Dick was then transferred to Medford and we lived in the So. Oregon town of Eagle Point. I went to work, again in administration, at the Medford School District as Personnel Secretary to 450 Substitute Teachers and Leave Accounting for over 1,000 employees for the next 14+ years. To keep my sanity, I owned and operated Connie's Creations, a sewing and alterations business on the side, for several years.
Little did I know that we would have a lifetime of travel and meeting
new people, many of whom have remained lifetime friends.
We began traveling around the world in 1980....the beginning of travels that have taken us to 53 countries in six of the seven continents. A number of cruises have been enjoyed. Even a crash in the English Channel and we survived to tell our grand kids about it without a scratch! We have been in every state and all but two Canadian
Provinces. Meeting people and cultivating those relationships has
enriched my life.
Upon retirement, we began motor home traveling around this wonderful country of ours, then to So. CA as Snow Birds for 4 months a year for eight years. It was there that I enjoyed my first beading class and that's all it took. I knew I was hooked! No other craft or talent have I enjoyed as much.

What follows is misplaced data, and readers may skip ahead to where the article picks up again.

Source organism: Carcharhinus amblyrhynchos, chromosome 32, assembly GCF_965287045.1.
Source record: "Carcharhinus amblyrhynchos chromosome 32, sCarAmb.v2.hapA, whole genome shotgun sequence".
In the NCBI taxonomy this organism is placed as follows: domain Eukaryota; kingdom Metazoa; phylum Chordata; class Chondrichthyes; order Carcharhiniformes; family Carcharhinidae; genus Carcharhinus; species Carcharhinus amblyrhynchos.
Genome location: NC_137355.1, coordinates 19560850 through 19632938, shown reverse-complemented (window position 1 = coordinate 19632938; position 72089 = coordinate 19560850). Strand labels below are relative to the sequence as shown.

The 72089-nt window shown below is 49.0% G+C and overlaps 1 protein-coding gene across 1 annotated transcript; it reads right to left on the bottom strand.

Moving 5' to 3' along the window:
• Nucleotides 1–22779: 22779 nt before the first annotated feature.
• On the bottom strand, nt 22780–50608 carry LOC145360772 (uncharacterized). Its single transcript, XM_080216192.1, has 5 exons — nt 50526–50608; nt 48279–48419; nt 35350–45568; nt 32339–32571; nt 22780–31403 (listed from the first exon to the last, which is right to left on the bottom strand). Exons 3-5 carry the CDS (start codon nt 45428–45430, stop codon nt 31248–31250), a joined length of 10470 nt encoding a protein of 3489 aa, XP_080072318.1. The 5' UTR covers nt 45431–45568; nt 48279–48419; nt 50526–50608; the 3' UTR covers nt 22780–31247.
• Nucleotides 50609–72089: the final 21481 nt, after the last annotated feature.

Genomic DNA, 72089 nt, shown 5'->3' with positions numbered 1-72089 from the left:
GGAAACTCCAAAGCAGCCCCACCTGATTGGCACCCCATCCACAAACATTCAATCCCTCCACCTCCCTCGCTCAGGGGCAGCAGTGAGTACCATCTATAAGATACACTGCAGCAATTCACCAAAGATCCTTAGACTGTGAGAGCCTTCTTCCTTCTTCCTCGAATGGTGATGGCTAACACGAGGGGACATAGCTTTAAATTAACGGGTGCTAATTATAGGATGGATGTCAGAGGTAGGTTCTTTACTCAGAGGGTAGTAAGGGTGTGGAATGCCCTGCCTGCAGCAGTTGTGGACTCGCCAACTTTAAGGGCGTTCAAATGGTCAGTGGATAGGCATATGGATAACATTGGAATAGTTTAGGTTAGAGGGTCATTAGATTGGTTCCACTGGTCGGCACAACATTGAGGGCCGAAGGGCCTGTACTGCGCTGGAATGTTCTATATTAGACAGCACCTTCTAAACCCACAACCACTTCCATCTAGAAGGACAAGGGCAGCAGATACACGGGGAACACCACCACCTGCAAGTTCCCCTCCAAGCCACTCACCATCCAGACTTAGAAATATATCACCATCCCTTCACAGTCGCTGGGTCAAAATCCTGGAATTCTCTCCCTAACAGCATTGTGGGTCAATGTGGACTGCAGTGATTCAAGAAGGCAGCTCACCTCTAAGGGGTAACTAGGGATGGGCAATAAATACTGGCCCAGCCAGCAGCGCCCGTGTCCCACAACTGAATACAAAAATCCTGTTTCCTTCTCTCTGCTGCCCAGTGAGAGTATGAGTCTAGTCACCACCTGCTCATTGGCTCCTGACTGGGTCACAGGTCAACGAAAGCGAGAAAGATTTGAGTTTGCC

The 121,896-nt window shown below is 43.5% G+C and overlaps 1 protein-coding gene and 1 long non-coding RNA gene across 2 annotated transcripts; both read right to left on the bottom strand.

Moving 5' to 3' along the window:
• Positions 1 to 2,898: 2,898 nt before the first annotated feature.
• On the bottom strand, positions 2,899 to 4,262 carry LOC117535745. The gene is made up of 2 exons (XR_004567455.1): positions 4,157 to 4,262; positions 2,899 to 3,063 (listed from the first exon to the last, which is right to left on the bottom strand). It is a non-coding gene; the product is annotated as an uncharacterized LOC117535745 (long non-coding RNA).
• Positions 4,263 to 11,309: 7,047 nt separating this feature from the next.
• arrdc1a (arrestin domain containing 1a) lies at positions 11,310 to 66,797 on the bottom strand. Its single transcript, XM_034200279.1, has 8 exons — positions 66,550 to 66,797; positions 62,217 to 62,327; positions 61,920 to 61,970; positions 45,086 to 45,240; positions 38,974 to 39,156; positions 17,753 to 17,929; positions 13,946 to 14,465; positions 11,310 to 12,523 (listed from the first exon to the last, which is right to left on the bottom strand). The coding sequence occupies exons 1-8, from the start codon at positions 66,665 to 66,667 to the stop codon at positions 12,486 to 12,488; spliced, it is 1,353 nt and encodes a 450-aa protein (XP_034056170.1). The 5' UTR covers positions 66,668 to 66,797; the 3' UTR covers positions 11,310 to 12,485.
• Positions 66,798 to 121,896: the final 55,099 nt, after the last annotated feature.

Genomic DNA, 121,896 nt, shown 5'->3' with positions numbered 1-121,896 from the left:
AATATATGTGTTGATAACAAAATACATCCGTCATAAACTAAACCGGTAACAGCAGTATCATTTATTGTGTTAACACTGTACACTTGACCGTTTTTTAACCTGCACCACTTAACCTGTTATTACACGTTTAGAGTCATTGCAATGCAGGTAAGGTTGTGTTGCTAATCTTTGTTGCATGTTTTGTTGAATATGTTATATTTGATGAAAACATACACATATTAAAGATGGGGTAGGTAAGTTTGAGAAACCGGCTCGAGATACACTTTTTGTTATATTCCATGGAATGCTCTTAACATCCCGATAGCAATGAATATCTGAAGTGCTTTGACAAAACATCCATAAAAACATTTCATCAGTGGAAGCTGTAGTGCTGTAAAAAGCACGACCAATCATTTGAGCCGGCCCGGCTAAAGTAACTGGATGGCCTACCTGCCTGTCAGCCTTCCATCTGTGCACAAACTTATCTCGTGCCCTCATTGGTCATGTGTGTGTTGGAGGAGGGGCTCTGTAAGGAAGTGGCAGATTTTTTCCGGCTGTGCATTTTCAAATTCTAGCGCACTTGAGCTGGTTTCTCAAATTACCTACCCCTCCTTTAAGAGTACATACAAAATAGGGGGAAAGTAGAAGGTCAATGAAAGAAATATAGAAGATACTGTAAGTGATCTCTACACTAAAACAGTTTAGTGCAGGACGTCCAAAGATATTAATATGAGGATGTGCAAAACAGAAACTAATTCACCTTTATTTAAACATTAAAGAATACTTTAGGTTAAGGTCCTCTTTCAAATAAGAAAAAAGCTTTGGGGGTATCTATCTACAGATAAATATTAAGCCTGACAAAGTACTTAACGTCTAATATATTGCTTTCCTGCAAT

Dick and I had been married more than 52 years when he passed away due to Lymphoma; it's been a lifetime of fun and excitement! Keeping our many life-long and newer friends all along the way and especially our family has been wonderful and very special, but one definitely needs to nurture those friendships over the years.
We have three successful sons and daughters-in-law, ten grandchildren and two great grand daughters. The grandchildren are scattered across the country. Some of the near-by grandchildren like learning to bead necklaces or bracelets with me and what makes me happiest is that they like making them for someone special! That's been one of my joys - gifting with my jewelry. They also always ask me to paint animals, etc. on their faces, arms and/or legs! Grand kids are great!
In 1989-90, I worked non-stop for 15 months on updating my husband's family history, starting out with around 200 names, and ending up with over 2,000. It was before e-mail existed, so it was all done by snail mail. I did have a computer, but I didn't even yet have Word Perfect or a family history program, so I created my own data base! What a rewarding experience - it's addictive! And I found so many people from around the country that we didn't even know about! I hope one day to meet each of those people. Dick was the eldest in his branch's generation of Bonn's, numbering 59. Unfortunately, we have lost several in the last few years. Three hundred books were published, with only a handful remaining - for my family. It's totally outdated now, but it's history, and I am proud of my accomplishment. Will I bring it up to date? Since I'm fully into beading, it's doubtful.